Zen Buddhism and Martial Arts

From Buddha World

Bodhidharma is associated with the idea that spiritual, intellectual and physical excellence are an indivisible whole necessary for enlightenment. Such an approach to enlightenment ultimately proved highly attractive to the Samurai class in Japan, who made Zen their way of life, following their encounter with the martial-arts-oriented Zen Rinzai School introduced to Japan by Eisai in the 12th century. Yet in some versions of his legend, Bodhidharma's focus was so single-minded during his nine years of meditation that his legs atrophied. Bodhidharma is credited with the establishment of the Zen sect of Mahayana Buddhism. Bodhidharma arrived in China during the 5th century. He stayed and taught for several years in the Shaolin temple. The pavilion named after Bodhidharma is in the main building of the Shaolin monastery, the First patriarch temple built in his honor stands in the monastery complex some distance from the main building, and the cave behind the building is called the Bodhidharma cave. The koan "What is the intention of the first patriarch coming from the west?" is frequently used to test the student' development in Zen cultivation. Dumoulin (2005) argues that Zen also has roots in yogic practices, specifically kammaṭṭhāna, the consideration of objects, and kasiṇa, total fixation of the mind. Wong Kiew Kit, 4th generation successor of the Southern Shaolin Monastery writes:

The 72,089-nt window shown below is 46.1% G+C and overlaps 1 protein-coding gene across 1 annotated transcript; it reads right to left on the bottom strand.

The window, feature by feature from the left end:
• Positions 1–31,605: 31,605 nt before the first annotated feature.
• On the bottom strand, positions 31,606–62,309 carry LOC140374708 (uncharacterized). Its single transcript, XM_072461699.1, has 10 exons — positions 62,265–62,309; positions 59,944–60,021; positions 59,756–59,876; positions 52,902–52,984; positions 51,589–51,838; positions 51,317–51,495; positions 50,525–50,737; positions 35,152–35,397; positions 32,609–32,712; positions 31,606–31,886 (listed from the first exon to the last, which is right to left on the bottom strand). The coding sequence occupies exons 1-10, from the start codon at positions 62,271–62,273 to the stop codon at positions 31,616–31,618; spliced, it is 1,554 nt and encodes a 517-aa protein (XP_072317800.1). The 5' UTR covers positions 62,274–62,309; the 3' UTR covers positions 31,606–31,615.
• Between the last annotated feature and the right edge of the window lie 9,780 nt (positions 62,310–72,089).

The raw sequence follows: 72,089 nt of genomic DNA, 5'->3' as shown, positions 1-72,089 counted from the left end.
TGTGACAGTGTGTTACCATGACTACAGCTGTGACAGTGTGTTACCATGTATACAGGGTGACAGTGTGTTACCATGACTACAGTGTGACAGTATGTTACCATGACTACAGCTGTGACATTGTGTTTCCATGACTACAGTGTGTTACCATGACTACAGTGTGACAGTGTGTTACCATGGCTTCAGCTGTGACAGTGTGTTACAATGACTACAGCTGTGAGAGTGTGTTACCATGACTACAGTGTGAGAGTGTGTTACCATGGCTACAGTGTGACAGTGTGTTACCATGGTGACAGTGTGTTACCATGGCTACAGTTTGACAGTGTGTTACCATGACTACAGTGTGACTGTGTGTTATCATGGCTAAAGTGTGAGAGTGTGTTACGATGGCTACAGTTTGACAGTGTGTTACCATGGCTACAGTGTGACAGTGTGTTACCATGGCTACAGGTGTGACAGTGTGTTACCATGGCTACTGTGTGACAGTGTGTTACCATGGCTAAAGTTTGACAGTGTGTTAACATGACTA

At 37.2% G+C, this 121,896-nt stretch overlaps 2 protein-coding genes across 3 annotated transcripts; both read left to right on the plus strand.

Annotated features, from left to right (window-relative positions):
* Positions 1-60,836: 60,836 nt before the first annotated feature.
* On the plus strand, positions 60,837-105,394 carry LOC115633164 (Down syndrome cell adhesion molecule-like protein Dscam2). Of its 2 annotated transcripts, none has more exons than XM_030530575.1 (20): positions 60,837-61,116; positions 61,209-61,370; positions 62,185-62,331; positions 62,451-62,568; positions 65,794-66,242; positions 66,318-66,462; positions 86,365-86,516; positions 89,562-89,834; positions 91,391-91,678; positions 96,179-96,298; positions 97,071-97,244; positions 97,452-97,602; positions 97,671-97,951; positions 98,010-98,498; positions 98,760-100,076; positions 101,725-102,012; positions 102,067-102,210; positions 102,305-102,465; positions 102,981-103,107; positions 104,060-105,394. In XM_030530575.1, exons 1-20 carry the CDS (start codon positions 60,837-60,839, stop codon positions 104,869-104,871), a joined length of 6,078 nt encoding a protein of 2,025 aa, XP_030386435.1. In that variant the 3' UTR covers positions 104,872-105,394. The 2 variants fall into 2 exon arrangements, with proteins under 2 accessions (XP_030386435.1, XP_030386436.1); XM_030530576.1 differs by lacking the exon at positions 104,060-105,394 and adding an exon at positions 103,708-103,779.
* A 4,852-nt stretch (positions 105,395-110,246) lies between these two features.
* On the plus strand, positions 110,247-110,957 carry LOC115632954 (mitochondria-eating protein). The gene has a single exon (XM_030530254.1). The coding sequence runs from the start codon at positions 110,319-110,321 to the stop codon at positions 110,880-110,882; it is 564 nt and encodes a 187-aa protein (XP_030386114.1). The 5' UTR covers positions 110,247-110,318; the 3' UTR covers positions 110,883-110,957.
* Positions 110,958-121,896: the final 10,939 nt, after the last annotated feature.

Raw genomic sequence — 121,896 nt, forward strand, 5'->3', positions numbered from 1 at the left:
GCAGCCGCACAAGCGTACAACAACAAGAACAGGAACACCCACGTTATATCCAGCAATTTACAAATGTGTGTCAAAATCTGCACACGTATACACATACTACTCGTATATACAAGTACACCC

It was during this time that the Venerable Bodhidharma came from India to China to spread Buddhism. In 527 CE he settled down in the Shaolin monastery in Henan province, and inspired the development of Shaolin Kung Fu. This marked a watershed in the history of Kung Fu, because it led to a change of course, as Kung Fu became institutionalized. Before this, martial arts were known only in general sense.

Chinese martial arts, like the martial arts of India, have existed before the arrival of Bodhidharma. Bodhidharma's status in martial arts is due to his role in the institutionalization of Chinese martial arts, presumably by introducing exercises, meditation, discipline, newer techniques etc. to the native fighting methods during his tenure at the Shaolin monastery. It has been suggested that these techniques which are the foundation for many martial arts today were never originally intended to be utilized as methods of fighting but were a manner in which the monks could attain enlightenment while preserving their bodies' health. Gichin Funakoshi writes that during lectures on Buddhism, a number of Bodhidharma's followers succumbed to exhaustion. Daruma then presented method of developing the mind and body. With it, the monks were able to recover their spiritual and physical strength. By the end of the Tang dynasty, these exercises were extensively developed by the monks and were used in basic self defense applications that were evasive and non-confrontational. The growing concern for safety and practical self defence led to the development of more efficient martial arts. Techniques were absorbed (mostly from Indian martial arts, Mongolian Shuai Jiao, and Muslim defensive systems) and combined with the arts already created to develop quanfa, known as Luohanquan.

Магазин
Магазин
Фотографии Вьетнама
Фотографии Вьетнама
Наверх